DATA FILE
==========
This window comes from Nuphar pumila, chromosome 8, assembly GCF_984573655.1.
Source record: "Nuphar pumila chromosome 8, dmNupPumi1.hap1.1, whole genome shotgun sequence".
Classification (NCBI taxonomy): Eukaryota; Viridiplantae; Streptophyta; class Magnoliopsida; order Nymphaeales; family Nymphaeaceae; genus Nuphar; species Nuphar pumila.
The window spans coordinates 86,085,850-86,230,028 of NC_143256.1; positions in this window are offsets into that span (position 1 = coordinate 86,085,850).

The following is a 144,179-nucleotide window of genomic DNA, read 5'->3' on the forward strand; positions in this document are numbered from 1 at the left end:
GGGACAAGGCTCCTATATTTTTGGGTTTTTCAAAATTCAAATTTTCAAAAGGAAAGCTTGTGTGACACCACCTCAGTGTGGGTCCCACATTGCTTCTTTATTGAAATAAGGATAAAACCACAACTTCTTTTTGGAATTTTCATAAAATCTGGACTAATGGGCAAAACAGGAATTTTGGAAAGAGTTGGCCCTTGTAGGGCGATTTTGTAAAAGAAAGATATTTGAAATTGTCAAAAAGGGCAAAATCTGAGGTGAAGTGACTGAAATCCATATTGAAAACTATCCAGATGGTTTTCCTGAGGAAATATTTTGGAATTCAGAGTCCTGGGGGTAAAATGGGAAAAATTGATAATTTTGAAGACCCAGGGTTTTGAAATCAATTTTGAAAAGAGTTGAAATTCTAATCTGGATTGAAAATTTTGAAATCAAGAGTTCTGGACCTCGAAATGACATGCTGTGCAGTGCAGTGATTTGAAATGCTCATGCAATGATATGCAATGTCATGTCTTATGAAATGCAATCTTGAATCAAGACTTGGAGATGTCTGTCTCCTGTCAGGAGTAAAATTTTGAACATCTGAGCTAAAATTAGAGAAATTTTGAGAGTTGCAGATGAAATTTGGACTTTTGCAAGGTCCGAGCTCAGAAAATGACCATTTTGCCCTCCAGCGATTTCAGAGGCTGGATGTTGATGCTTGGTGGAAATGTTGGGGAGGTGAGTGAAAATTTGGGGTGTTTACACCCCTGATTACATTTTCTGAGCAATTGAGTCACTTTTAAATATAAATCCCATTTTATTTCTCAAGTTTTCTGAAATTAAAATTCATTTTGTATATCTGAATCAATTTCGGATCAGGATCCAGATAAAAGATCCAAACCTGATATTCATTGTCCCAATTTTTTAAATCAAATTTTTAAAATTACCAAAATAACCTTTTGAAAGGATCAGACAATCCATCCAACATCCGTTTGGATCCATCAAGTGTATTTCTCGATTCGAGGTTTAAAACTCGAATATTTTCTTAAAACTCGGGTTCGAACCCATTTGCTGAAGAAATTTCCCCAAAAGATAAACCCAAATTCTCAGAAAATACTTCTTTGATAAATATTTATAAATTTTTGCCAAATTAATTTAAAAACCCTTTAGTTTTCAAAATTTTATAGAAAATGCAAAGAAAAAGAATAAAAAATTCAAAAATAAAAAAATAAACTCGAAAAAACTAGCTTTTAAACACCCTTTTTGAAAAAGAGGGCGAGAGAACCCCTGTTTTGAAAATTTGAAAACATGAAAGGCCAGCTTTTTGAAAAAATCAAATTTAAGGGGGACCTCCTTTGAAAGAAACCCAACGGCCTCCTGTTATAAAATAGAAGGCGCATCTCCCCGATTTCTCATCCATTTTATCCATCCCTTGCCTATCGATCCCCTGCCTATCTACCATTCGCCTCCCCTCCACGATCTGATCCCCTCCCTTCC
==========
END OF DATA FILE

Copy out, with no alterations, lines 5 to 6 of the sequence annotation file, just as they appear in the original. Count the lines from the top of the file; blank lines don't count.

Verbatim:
The following is a 144,179-nucleotide window of genomic DNA, read 5'->3' on the forward strand; positions in this document are numbered from 1 at the left end:
GGGACAAGGCTCCTATATTTTTGGGTTTTTCAAAATTCAAATTTTCAAAAGGAAAGCTTGTGTGACACCACCTCAGTGTGGGTCCCACATTGCTTCTTTATTGAAATAAGGATAAAACCACAACTTCTTTTTGGAATTTTCATAAAATCTGGACTAATGGGCAAAACAGGAATTTTGGAAAGAGTTGGCCCTTGTAGGGCGATTTTGTAAAAGAAAGATATTTGAAATTGTCAAAAAGGGCAAAATCTGAGGTGAAGTGACTGAAATCCATATTGAAAACTATCCAGATGGTTTTCCTGAGGAAATATTTTGGAATTCAGAGTCCTGGGGGTAAAATGGGAAAAATTGATAATTTTGAAGACCCAGGGTTTTGAAATCAATTTTGAAAAGAGTTGAAATTCTAATCTGGATTGAAAATTTTGAAATCAAGAGTTCTGGACCTCGAAATGACATGCTGTGCAGTGCAGTGATTTGAAATGCTCATGCAATGATATGCAATGTCATGTCTTATGAAATGCAATCTTGAATCAAGACTTGGAGATGTCTGTCTCCTGTCAGGAGTAAAATTTTGAACATCTGAGCTAAAATTAGAGAAATTTTGAGAGTTGCAGATGAAATTTGGACTTTTGCAAGGTCCGAGCTCAGAAAATGACCATTTTGCCCTCCAGCGATTTCAGAGGCTGGATGTTGATGCTTGGTGGAAATGTTGGGGAGGTGAGTGAAAATTTGGGGTGTTTACACCCCTGATTACATTTTCTGAGCAATTGAGTCACTTTTAAATATAAATCCCATTTTATTTCTCAAGTTTTCTGAAATTAAAATTCATTTTGTATATCTGAATCAATTTCGGATCAGGATCCAGATAAAAGATCCAAACCTGATATTCATTGTCCCAATTTTTTAAATCAAATTTTTAAAATTACCAAAATAACCTTTTGAAAGGATCAGACAATCCATCCAACATCCGTTTGGATCCATCAAGTGTATTTCTCGATTCGAGGTTTAAAACTCGAATATTTTCTTAAAACTCGGGTTCGAACCCATTTGCTGAAGAAATTTCCCCAAAAGATAAACCCAAATTCTCAGAAAATACTTCTTTGATAAATATTTATAAATTTTTGCCAAATTAATTTAAAAACCCTTTAGTTTTCAAAATTTTATAGAAAATGCAAAGAAAAAGAATAAAAAATTCAAAAATAAAAAAATAAACTCGAAAAAACTAGCTTTTAAACACCCTTTTTGAAAAAGAGGGCGAGAGAACCCCTGTTTTGAAAATTTGAAAACATGAAAGGCCAGCTTTTTGAAAAAATCAAATTTAAGGGGGACCTCCTTTGAAAGAAACCCAACGGCCTCCTGTTATAAAATAGAAGGCGCATCTCCCCGATTTCTCATCCATTTTATCCATCCCTTGCCTATCGATCCCCTGCCTATCTACCATTCGCCTCCCCTCCACGATCTGATCCCCTCCCTTCC